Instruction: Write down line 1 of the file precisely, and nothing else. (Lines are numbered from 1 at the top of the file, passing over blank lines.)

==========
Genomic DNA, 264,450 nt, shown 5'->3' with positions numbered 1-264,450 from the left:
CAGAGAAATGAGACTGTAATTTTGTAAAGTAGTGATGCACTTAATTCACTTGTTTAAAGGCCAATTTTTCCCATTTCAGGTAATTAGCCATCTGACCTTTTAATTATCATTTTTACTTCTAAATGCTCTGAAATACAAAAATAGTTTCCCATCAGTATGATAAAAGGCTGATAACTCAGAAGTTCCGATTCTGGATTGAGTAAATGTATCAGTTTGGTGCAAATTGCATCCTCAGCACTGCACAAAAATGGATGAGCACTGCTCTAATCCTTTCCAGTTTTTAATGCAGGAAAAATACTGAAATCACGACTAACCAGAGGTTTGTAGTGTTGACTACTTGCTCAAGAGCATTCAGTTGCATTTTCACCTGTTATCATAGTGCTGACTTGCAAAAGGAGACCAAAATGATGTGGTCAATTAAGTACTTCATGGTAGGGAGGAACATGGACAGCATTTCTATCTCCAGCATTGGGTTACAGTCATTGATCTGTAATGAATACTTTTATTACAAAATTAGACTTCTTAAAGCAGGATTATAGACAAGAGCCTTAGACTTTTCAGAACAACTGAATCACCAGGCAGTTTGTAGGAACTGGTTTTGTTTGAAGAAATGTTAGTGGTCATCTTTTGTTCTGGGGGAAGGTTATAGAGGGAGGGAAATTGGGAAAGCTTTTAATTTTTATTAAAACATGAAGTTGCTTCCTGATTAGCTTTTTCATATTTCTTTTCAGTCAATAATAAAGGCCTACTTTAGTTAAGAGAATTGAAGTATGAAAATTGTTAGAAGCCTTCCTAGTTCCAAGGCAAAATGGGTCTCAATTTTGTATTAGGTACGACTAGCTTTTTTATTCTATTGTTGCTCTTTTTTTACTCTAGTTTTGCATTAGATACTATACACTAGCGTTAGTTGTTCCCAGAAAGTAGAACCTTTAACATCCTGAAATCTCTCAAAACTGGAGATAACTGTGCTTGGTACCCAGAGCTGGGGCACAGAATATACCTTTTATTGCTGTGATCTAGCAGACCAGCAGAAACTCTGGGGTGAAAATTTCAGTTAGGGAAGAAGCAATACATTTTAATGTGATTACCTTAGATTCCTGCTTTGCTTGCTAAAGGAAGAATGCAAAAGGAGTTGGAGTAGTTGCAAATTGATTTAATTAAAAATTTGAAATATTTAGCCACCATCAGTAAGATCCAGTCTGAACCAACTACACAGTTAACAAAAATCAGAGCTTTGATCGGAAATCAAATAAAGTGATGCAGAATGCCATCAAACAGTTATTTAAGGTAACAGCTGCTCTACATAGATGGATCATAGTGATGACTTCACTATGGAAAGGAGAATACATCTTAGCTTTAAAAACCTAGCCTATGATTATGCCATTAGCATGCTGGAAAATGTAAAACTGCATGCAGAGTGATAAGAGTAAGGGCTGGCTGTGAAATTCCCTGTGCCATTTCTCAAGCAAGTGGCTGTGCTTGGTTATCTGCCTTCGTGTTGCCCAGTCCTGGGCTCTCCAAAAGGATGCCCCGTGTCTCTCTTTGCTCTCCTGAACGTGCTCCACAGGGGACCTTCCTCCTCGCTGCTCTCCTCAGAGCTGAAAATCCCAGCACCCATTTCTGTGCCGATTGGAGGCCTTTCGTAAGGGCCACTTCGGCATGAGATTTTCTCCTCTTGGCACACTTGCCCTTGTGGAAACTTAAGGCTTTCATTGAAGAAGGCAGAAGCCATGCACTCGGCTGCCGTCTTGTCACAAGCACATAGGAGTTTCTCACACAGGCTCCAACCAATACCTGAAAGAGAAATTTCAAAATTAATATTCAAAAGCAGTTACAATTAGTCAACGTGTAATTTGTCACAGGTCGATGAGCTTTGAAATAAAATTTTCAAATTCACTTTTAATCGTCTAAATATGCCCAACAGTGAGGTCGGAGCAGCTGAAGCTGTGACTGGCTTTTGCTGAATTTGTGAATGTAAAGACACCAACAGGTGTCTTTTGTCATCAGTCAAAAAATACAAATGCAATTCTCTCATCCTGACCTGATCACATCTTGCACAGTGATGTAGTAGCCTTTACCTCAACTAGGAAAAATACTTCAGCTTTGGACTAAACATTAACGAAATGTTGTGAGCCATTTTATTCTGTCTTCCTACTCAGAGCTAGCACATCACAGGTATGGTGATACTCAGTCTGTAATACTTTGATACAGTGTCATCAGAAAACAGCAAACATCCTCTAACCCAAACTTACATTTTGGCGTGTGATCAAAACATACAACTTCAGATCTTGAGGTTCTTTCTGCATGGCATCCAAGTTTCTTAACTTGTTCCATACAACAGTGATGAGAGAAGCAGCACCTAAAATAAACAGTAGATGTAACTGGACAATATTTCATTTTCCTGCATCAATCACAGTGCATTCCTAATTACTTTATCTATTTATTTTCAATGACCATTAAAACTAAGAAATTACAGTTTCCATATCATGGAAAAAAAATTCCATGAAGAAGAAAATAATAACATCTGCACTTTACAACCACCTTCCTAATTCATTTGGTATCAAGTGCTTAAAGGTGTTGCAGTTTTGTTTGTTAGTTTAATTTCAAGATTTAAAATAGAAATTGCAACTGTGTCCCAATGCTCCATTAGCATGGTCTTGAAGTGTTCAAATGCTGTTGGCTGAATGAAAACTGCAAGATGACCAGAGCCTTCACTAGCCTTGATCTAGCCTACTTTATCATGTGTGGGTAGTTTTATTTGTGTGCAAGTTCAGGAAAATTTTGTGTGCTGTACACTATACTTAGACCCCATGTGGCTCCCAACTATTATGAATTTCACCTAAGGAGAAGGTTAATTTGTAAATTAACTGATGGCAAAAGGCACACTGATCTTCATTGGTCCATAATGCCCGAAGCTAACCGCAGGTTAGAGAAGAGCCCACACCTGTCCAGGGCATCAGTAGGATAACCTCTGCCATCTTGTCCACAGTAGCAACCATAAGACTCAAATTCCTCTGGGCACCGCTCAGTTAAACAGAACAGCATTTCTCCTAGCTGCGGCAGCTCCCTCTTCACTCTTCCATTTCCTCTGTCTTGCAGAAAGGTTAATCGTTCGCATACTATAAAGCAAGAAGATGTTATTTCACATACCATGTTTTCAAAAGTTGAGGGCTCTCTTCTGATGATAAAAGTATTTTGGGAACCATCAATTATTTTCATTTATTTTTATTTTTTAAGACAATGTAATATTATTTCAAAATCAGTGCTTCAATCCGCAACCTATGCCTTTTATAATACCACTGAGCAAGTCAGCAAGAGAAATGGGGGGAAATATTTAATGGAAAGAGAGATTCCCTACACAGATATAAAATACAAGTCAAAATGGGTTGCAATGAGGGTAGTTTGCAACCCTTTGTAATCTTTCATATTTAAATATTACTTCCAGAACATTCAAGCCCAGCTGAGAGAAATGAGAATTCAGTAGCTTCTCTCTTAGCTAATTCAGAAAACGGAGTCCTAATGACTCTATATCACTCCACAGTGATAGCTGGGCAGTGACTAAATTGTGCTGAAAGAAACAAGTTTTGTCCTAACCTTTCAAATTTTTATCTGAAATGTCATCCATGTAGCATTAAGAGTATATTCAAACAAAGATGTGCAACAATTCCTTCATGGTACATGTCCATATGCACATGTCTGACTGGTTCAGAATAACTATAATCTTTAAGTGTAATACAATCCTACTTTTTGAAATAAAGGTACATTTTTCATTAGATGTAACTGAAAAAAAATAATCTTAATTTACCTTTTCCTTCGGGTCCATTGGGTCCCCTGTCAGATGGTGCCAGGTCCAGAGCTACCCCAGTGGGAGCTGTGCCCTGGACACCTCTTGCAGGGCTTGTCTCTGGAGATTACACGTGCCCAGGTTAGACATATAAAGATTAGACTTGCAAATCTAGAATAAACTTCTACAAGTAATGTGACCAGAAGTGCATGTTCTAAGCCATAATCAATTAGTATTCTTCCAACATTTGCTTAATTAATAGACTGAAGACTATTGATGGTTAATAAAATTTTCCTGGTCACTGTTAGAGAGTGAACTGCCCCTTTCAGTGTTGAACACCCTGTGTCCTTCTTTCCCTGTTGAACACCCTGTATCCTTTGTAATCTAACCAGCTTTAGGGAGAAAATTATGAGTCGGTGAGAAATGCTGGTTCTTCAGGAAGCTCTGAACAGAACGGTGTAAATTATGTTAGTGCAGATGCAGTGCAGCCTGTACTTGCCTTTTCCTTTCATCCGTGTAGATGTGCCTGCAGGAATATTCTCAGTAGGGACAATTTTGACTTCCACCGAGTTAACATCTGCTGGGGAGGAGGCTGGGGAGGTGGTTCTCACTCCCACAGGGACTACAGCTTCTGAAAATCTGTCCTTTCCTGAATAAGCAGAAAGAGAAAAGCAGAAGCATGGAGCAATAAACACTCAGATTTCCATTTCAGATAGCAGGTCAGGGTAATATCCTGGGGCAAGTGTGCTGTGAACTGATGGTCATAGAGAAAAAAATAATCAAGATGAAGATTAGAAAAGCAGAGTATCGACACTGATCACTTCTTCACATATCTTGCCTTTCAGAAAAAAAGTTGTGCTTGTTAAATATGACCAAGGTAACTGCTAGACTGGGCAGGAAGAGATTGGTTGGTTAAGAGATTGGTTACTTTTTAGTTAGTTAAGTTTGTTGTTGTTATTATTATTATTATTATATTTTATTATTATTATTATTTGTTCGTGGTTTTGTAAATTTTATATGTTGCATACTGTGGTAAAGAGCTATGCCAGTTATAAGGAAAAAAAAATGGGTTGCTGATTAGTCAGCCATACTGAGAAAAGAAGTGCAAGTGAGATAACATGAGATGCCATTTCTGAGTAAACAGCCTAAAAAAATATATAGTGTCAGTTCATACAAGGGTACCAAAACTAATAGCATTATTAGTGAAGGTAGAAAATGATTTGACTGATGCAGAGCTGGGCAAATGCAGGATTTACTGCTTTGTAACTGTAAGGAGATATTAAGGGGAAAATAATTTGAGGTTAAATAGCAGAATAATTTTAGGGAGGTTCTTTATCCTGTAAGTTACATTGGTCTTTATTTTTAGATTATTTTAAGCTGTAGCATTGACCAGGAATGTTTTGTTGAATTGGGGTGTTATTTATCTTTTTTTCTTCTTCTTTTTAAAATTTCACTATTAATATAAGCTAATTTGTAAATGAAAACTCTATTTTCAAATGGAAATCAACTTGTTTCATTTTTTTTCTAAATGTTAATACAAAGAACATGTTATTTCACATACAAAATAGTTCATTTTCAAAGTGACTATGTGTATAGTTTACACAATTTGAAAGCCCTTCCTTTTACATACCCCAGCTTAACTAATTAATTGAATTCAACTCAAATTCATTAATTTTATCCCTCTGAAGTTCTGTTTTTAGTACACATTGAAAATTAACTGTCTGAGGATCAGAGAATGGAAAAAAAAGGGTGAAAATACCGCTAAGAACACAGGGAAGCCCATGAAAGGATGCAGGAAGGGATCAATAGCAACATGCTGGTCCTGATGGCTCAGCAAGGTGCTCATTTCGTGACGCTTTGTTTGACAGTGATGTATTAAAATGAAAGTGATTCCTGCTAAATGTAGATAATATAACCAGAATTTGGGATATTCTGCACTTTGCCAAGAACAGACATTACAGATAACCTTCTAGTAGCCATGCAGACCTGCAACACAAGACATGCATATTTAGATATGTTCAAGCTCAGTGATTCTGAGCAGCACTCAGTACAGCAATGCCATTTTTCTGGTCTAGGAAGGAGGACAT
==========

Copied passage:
Genomic DNA, 264,450 nt, shown 5'->3' with positions numbered 1-264,450 from the left: